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The Playlist

'Take Shelter' Director Jeff Nichols Talks 'Mud,' Hopes To Have Michael Shannon In Supporting Role

  • By Christopher Bell
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  • September 13, 2011 7:55 AM
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  • 3 Comments
Shannon Studying Ulysses S. Grant And Other Generals For His Zod Role In 'Superman'Things are looking pretty good for Arkansas filmmaker Jeff Nichols. A quick summer shoot for his sophomore offering "Take Shelter" (starring Michael Shannon and Jessica Chastain) lead to it being sold to Sony Picture Classics before even playing the Sundance Film Festival earlier this year. The quiet, occasionally startling meditation on marriage and fatherhood received rave reviews during its time at both the former festival and Cannes, picking up two prizes from the Croisette on its way out. But Nichols didn't bask in the glory for too long, as he was already busy setting up his third feature, the Matthew McConaughey and Reese Witherspoon-lead "Mud."

TIFF '11 Review: 'Friends With Kids' Is, Sadly, A Conventional Look At Unconventional Relationships

  • By Kevin Jagernauth
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  • September 13, 2011 7:25 AM
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  • 2 Comments
The concept of the nuclear family is now something of an outdated notion. With children now found in a wide array of living situations -- single parents, gay parents, adoptions, etc. -- the "ideal" of a child being raised by a mommy and a daddy is shifting, with a newer idea of just two good parents -- whomever they may be -- being of utmost importance. The film world is slowly beginning to recognize and write stories that reflect the changing times. Of course, "The Kids Are All Right" is one of the best movies to present an unconventional family, while "The Switch" represents what happens when you try to approach this kind of thematic material without anything to say. Jennifer Westfeldt's ("Kissing Jessica Stein") latest effort behind the camera, "Friends With Kids," finds the actress/writer/director oscillating between an intelligent look at modern relationships and a conventional rom-com, to mixed results.

Arnold Schwarzenegger Could Have Played Max Schmeling In Spike Lee's Unproduced Joe Louis Biopic

  • By Gabe Toro
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  • September 13, 2011 6:24 AM
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  • 3 Comments
And More We Learned From Lee & The Commemorative Screening Of '25th Hour' At New York's Film Society of Lincoln CenterOn September 11th, the Walter Reade Theater in New York City hosted a special screening of “25th Hour.” Still as alive and vital as it was upon its release nine years ago, the film serves as a historical landmark as the first picture to shoot in New York City following the 9/11 attacks (we ranked it very high on our list of best films of 2002 when we did our decade wrap-up in 2010).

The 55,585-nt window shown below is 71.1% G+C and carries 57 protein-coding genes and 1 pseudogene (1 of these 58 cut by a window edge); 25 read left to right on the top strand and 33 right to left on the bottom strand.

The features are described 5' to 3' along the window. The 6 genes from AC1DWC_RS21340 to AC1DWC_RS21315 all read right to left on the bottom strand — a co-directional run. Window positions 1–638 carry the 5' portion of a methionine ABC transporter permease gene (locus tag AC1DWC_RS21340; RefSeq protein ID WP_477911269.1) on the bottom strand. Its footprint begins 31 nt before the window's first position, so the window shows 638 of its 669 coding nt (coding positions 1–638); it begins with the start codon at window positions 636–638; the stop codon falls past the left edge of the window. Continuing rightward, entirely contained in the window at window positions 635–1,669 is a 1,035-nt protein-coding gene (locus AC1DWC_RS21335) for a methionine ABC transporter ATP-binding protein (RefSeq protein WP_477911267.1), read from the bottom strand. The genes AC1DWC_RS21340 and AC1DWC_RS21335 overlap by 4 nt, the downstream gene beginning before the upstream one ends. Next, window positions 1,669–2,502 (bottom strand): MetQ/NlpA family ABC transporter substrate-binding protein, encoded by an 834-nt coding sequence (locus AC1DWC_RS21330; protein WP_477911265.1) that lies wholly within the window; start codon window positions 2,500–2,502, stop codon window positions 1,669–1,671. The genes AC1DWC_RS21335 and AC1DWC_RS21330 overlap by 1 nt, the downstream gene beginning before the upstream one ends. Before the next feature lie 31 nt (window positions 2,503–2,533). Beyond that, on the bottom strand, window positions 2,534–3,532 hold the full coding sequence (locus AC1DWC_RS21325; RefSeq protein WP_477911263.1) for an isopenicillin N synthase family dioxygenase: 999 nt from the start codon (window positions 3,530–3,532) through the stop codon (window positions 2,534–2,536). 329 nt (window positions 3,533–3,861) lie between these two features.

'The Descent' Director Neil Marshall To Helm Season Two Episode Of HBO's 'Game of Thrones'

  • By Oliver Lyttelton
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  • September 13, 2011 6:00 AM
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  • 1 Comment
You may have noticed that we're big fans of HBO's "Game of Thrones." It might have looked like some kind of swords and sorcery geekfest, but in fact, it turned out to be a rich, complex drama worthy of the best of the cable network's output, with an impeccable cast (including the Emmy-nominated Peter Dinklage, and some of the best child performances in recent memory). It's also been a solid-gold hit, and shows every sign of its cult growing as it moves into its currently-filming second season.

Megan Fox Says She Wants To Work With People Who "Provide A Really Happy, Healthy, Work Environment"

  • By Kevin Jagernauth
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  • September 13, 2011 5:30 AM
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  • 4 Comments
Now Who Could She Possibly Be Referring To? 5 Things Learned From The 'Friends With Kids' Actress Megan Fox’s last two appearances at the Toronto International Film Festival were for projects where the eventual response was, shall we say, mixed. “Jennifer’s Body” came and went from theaters weeks after its TIFF premiere in 2009, while the Mickey Rourke-Bill Murray-costarring “Passion Play” was not just the most derided film of the 2010 festival, but one of the year’s most loudly panned releases, period.